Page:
Apple's new iPhone launch event is scheduled for the 13th September, where they're expected to release a new iPhone 15 with a USB-C port and a new Apple watch. They may also switch to titanium for the shell for both.
Lamborghini has unveiled an all-electric concept car:
The co-founder of Adobe, John Warnock, has died of pancreatic cancer at 82. Together with Charles Geschke, they created technology such as the PDF format, PostScript, Photoshop, and Illustrator.
And it has been revealed that Silicon Valley VCs, including Marc Andreessen and Laurene Powell Jobs (Steve Jobs' wife), have purchased $800M of land near San Francisco to develop a new city. Bloomberg has done an excellent write-up on the project and other similar efforts to reimagine cities by tech billionaires:
I came across this interesting product strategy this week, where if you offer customers the ability to customise a product, they place much more value on it:
It's always interesting to see how the government fights against malware. In this example, they hacked computers in order to remove malware:
I discovered a website that has existed since 2019 that creates fake profile pictures using AI to use for testing. They look uncannily real:
I've previously covered watermarking AI-generated audio—here's what Google is doing to watermark AI-generated imagery:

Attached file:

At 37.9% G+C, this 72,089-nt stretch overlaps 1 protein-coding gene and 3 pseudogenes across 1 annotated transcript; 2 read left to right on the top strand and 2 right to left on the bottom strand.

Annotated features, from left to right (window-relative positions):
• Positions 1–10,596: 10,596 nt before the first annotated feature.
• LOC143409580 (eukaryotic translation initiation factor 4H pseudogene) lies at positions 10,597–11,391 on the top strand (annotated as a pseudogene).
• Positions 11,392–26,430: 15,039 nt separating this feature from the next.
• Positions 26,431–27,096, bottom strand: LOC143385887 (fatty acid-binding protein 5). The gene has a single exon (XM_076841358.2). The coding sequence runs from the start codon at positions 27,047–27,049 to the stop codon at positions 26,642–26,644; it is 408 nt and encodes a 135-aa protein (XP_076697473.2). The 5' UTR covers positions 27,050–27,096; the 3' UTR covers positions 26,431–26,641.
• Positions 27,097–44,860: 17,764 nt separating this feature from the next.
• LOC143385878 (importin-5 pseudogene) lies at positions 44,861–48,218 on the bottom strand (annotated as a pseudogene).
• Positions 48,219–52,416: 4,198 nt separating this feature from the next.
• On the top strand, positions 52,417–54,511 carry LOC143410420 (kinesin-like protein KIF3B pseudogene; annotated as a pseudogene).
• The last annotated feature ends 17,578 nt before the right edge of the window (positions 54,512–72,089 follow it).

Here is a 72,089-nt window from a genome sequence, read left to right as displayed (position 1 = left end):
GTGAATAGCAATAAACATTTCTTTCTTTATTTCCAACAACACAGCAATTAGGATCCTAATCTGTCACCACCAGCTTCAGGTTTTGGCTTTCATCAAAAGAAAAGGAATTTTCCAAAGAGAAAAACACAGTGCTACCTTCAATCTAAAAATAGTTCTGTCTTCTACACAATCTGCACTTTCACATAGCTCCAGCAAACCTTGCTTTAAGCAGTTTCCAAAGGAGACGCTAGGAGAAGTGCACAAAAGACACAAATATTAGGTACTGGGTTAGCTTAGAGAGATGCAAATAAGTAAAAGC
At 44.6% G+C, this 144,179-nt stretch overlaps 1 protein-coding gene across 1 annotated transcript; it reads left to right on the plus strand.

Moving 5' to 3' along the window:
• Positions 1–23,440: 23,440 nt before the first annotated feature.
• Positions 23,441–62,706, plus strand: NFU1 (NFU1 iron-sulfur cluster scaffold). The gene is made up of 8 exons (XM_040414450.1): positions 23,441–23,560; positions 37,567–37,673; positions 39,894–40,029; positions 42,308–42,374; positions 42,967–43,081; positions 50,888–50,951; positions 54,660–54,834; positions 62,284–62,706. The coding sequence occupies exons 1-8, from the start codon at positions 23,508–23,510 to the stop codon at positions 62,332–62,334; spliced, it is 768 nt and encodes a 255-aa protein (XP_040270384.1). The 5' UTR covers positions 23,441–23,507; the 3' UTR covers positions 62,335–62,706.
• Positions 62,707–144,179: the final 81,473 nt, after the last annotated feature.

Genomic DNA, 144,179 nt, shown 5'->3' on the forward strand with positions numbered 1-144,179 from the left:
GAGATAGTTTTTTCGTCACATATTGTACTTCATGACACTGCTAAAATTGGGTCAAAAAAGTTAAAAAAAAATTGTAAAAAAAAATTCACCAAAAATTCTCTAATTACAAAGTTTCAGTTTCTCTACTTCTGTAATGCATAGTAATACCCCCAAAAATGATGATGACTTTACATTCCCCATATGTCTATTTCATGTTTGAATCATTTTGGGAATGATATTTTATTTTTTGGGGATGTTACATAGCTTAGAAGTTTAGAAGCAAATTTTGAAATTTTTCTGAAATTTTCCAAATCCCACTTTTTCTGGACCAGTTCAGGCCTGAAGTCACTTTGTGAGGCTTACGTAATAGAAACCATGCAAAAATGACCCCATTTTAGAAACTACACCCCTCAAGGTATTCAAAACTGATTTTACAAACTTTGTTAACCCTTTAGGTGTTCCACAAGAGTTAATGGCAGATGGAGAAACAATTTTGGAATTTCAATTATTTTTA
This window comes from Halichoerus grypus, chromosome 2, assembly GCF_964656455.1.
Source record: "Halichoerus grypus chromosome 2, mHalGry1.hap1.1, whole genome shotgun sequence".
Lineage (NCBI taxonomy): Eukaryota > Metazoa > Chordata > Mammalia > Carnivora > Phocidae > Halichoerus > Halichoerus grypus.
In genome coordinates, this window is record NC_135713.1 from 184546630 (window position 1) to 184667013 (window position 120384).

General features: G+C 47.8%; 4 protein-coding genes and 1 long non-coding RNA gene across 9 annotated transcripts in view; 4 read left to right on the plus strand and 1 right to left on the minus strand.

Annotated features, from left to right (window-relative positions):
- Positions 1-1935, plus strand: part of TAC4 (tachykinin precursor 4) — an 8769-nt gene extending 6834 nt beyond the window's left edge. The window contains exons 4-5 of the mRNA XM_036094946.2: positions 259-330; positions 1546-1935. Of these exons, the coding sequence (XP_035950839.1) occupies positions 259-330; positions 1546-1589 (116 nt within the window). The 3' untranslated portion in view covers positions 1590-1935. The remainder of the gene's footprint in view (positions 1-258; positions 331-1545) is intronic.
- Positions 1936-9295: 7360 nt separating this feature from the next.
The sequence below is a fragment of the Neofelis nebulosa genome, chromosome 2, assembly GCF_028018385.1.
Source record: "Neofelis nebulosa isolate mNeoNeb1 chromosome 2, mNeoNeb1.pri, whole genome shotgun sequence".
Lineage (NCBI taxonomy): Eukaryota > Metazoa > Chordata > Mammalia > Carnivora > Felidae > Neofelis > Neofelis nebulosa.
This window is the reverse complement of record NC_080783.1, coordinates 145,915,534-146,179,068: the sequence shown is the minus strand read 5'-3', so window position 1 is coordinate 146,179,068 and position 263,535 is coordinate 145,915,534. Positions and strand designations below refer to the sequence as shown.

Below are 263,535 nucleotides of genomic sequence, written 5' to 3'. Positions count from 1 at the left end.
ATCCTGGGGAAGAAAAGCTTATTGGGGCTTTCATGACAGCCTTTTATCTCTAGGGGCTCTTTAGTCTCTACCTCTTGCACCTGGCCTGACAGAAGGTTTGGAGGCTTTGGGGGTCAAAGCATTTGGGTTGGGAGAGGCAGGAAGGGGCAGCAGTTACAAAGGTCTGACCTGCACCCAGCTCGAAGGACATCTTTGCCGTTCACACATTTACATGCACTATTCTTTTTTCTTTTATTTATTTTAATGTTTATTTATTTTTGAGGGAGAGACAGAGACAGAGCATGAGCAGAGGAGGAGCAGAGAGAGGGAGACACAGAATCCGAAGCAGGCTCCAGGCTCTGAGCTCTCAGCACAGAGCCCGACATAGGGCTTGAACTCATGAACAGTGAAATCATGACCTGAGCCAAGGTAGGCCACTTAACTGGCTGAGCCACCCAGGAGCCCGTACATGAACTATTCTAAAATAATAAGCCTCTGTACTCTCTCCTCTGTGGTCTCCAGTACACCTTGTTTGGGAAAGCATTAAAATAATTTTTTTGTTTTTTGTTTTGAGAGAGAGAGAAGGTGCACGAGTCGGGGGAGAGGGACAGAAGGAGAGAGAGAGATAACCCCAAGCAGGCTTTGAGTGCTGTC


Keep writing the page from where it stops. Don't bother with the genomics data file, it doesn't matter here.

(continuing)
AI-assisted coding is rapidly advancing. Here are some examples users have shared of what you can do now using the AI-focused (and VSCode-based) IDE, Cursor:
AWS also now has AI coding tools:
And developers are using Vercel's AI SDK to build some really interesting products, such as AI chat for YouTube videos and Yelp.
Although not AI-related (yet) (also a great example of X's user-submitted context), it's pretty amazing to see what robotic tools are available to surgeons these days:
A handy little autocomplete for Terminal extension called Fig has been acquired by AWS. Fig was started by Brendan Falk, who I went to school with—great to see entrepreneurs from Canberra doing well!
Netflix have written a post about an automated tool they've developed to choose what artwork to feature for the preview thumbnails for TV shows and movies. There are lots of factors involved such as what resonates most for viewers and avoiding sensitive content that features violence, nudity, or gore.
A few weeks back I mentioned Nova, a new, native macOS code editor. I have been using it every day for work and I'm loving it! Interestingly enough, it seems there is a whole bunch of native macOS code editors out now:
My favourite is CodeEdit, which has heavily copied the Xcode and Apple Developer design:
Some of these are open source, and have less features than apps like Nova and VSCode; nevertheless, it's great to have choice! It's interesting that there are a lot focused on being native to Mac and not supporting other platforms—I guess others felt similar to me that there was a gap in the market on Mac after getting sick of Electron-based experiments like Atom...
That's all for now—have a great weekend!